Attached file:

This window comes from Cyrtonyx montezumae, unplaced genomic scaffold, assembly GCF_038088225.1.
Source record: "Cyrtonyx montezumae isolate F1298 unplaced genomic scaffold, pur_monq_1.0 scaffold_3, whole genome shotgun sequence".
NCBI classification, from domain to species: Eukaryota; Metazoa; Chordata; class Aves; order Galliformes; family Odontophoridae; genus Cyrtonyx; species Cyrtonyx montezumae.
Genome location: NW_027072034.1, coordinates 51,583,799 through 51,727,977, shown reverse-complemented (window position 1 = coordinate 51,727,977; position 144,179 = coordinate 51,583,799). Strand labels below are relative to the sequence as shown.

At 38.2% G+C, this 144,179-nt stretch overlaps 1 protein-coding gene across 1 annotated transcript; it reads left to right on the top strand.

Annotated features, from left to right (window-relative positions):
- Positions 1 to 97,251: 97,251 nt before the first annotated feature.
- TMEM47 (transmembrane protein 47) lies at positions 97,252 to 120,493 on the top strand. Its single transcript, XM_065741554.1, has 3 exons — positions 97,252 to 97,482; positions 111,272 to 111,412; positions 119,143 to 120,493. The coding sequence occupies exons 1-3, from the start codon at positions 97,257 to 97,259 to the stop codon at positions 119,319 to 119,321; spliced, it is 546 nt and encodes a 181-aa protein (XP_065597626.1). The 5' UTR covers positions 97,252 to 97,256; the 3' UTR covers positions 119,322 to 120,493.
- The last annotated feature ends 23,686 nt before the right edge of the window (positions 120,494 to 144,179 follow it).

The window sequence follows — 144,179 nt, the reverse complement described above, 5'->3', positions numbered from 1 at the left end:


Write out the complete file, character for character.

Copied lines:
This window comes from Cyrtonyx montezumae, unplaced genomic scaffold, assembly GCF_038088225.1.
Source record: "Cyrtonyx montezumae isolate F1298 unplaced genomic scaffold, pur_monq_1.0 scaffold_3, whole genome shotgun sequence".
NCBI classification, from domain to species: Eukaryota; Metazoa; Chordata; class Aves; order Galliformes; family Odontophoridae; genus Cyrtonyx; species Cyrtonyx montezumae.
Genome location: NW_027072034.1, coordinates 51,583,799 through 51,727,977, shown reverse-complemented (window position 1 = coordinate 51,727,977; position 144,179 = coordinate 51,583,799). Strand labels below are relative to the sequence as shown.

At 38.2% G+C, this 144,179-nt stretch overlaps 1 protein-coding gene across 1 annotated transcript; it reads left to right on the top strand.

Annotated features, from left to right (window-relative positions):
- Positions 1 to 97,251: 97,251 nt before the first annotated feature.
- TMEM47 (transmembrane protein 47) lies at positions 97,252 to 120,493 on the top strand. Its single transcript, XM_065741554.1, has 3 exons — positions 97,252 to 97,482; positions 111,272 to 111,412; positions 119,143 to 120,493. The coding sequence occupies exons 1-3, from the start codon at positions 97,257 to 97,259 to the stop codon at positions 119,319 to 119,321; spliced, it is 546 nt and encodes a 181-aa protein (XP_065597626.1). The 5' UTR covers positions 97,252 to 97,256; the 3' UTR covers positions 119,322 to 120,493.
- The last annotated feature ends 23,686 nt before the right edge of the window (positions 120,494 to 144,179 follow it).

The window sequence follows — 144,179 nt, the reverse complement described above, 5'->3', positions numbered from 1 at the left end: